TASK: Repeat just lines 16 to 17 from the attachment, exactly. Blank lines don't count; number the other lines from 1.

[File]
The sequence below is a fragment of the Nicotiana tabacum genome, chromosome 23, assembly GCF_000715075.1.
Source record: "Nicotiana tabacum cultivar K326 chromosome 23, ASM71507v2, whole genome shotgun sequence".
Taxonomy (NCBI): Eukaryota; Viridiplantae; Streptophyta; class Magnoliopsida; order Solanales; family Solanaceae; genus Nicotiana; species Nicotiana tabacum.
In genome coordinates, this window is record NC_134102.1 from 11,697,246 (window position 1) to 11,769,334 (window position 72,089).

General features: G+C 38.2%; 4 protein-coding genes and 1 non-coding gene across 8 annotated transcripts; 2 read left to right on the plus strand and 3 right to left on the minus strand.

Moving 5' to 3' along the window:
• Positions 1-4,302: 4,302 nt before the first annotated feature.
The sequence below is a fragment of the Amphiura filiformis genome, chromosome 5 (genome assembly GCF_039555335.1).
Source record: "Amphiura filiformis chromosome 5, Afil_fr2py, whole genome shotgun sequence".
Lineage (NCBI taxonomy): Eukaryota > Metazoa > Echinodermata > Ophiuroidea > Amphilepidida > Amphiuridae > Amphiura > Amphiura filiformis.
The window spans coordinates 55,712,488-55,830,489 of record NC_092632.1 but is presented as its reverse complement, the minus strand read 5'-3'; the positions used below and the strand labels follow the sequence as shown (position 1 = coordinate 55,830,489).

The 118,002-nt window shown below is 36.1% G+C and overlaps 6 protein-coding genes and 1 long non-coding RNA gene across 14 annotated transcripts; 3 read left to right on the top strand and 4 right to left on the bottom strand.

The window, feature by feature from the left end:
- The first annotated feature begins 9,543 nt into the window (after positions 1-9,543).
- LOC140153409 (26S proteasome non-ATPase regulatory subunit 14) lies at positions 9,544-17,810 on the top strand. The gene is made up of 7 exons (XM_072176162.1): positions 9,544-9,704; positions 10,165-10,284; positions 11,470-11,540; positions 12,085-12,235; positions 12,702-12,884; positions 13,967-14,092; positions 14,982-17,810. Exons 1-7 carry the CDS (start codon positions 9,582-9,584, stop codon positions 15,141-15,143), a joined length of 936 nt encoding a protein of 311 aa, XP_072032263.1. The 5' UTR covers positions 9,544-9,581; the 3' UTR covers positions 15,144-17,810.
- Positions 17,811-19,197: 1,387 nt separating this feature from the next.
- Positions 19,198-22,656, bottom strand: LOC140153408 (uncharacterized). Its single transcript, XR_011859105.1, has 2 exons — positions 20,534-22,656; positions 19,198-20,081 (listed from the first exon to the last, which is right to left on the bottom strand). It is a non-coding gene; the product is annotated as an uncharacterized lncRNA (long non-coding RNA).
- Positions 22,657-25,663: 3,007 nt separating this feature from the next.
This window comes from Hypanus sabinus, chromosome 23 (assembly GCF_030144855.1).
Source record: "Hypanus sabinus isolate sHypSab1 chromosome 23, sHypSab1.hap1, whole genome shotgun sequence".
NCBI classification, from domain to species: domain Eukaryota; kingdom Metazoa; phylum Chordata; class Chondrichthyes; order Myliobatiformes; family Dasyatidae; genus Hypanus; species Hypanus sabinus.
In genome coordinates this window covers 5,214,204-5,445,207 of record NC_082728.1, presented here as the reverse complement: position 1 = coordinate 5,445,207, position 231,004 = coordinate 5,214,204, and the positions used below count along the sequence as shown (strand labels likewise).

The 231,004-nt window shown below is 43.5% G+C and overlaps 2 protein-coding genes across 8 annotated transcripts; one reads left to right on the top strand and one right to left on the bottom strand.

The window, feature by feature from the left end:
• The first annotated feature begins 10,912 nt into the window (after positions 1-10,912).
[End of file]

- Positions 17,811-19,197: 1,387 nt separating this feature from the next.
- Positions 19,198-22,656, bottom strand: LOC140153408 (uncharacterized). Its single transcript, XR_011859105.1, has 2 exons — positions 20,534-22,656; positions 19,198-20,081 (listed from the first exon to the last, which is right to left on the bottom strand). It is a non-coding gene; the product is annotated as an uncharacterized lncRNA (long non-coding RNA).